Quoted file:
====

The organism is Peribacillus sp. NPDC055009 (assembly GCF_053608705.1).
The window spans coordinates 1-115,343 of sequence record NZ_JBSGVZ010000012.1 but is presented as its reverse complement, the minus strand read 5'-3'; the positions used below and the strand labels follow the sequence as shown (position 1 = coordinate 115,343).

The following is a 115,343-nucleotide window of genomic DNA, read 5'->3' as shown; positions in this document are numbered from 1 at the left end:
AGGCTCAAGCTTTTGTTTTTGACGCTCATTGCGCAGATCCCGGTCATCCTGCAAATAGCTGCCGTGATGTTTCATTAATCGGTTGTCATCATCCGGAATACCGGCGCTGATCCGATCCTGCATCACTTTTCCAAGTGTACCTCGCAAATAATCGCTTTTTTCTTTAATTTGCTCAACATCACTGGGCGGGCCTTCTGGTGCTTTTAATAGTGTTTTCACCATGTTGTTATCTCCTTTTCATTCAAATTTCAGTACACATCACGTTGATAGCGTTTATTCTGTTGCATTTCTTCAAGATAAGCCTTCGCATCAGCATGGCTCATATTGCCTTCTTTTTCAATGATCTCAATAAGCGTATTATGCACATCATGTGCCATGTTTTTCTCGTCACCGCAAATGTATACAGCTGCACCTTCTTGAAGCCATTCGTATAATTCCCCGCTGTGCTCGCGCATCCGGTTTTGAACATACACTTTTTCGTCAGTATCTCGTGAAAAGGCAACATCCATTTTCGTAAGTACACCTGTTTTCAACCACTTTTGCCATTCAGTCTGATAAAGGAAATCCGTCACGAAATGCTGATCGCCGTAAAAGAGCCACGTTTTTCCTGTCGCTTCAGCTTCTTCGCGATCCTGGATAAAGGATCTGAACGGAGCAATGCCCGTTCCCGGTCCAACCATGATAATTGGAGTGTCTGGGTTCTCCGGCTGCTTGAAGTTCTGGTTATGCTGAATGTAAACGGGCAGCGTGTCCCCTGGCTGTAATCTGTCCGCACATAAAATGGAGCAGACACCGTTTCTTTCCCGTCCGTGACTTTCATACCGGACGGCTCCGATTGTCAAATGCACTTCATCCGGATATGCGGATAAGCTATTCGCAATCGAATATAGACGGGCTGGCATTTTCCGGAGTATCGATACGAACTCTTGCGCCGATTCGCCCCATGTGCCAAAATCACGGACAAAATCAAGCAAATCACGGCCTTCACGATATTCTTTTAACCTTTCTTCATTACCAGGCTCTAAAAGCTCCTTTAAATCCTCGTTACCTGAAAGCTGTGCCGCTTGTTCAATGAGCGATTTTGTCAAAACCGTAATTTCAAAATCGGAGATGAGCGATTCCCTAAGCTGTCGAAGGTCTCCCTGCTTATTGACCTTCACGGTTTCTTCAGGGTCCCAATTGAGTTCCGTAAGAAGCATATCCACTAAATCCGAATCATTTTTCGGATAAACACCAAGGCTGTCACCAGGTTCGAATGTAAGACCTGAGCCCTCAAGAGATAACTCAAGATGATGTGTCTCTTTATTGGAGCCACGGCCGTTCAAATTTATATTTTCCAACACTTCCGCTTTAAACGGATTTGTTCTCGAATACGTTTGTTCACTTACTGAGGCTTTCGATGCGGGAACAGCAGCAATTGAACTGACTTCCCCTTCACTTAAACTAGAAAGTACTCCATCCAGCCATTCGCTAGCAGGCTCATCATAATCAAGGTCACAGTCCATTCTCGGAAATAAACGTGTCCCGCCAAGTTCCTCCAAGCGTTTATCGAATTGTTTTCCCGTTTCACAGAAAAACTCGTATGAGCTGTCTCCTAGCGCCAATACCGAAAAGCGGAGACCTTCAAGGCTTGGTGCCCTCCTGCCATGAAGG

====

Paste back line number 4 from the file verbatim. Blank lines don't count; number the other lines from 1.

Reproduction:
AGGCTCAAGCTTTTGTTTTTGACGCTCATTGCGCAGATCCCGGTCATCCTGCAAATAGCTGCCGTGATGTTTCATTAATCGGTTGTCATCATCCGGAATACCGGCGCTGATCCGATCCTGCATCACTTTTCCAAGTGTACCTCGCAAATAATCGCTTTTTTCTTTAATTTGCTCAACATCACTGGGCGGGCCTTCTGGTGCTTTTAATAGTGTTTTCACCATGTTGTTATCTCCTTTTCATTCAAATTTCAGTACACATCACGTTGATAGCGTTTATTCTGTTGCATTTCTTCAAGATAAGCCTTCGCATCAGCATGGCTCATATTGCCTTCTTTTTCAATGATCTCAATAAGCGTATTATGCACATCATGTGCCATGTTTTTCTCGTCACCGCAAATGTATACAGCTGCACCTTCTTGAAGCCATTCGTATAATTCCCCGCTGTGCTCGCGCATCCGGTTTTGAACATACACTTTTTCGTCAGTATCTCGTGAAAAGGCAACATCCATTTTCGTAAGTACACCTGTTTTCAACCACTTTTGCCATTCAGTCTGATAAAGGAAATCCGTCACGAAATGCTGATCGCCGTAAAAGAGCCACGTTTTTCCTGTCGCTTCAGCTTCTTCGCGATCCTGGATAAAGGATCTGAACGGAGCAATGCCCGTTCCCGGTCCAACCATGATAATTGGAGTGTCTGGGTTCTCCGGCTGCTTGAAGTTCTGGTTATGCTGAATGTAAACGGGCAGCGTGTCCCCTGGCTGTAATCTGTCCGCACATAAAATGGAGCAGACACCGTTTCTTTCCCGTCCGTGACTTTCATACCGGACGGCTCCGATTGTCAAATGCACTTCATCCGGATATGCGGATAAGCTATTCGCAATCGAATATAGACGGGCTGGCATTTTCCGGAGTATCGATACGAACTCTTGCGCCGATTCGCCCCATGTGCCAAAATCACGGACAAAATCAAGCAAATCACGGCCTTCACGATATTCTTTTAACCTTTCTTCATTACCAGGCTCTAAAAGCTCCTTTAAATCCTCGTTACCTGAAAGCTGTGCCGCTTGTTCAATGAGCGATTTTGTCAAAACCGTAATTTCAAAATCGGAGATGAGCGATTCCCTAAGCTGTCGAAGGTCTCCCTGCTTATTGACCTTCACGGTTTCTTCAGGGTCCCAATTGAGTTCCGTAAGAAGCATATCCACTAAATCCGAATCATTTTTCGGATAAACACCAAGGCTGTCACCAGGTTCGAATGTAAGACCTGAGCCCTCAAGAGATAACTCAAGATGATGTGTCTCTTTATTGGAGCCACGGCCGTTCAAATTTATATTTTCCAACACTTCCGCTTTAAACGGATTTGTTCTCGAATACGTTTGTTCACTTACTGAGGCTTTCGATGCGGGAACAGCAGCAATTGAACTGACTTCCCCTTCACTTAAACTAGAAAGTACTCCATCCAGCCATTCGCTAGCAGGCTCATCATAATCAAGGTCACAGTCCATTCTCGGAAATAAACGTGTCCCGCCAAGTTCCTCCAAGCGTTTATCGAATTGTTTTCCCGTTTCACAGAAAAACTCGTATGAGCTGTCTCCTAGCGCCAATACCGAAAAGCGGAGACCTTCAAGGCTTGGTGCCCTCCTGCCATGAAGG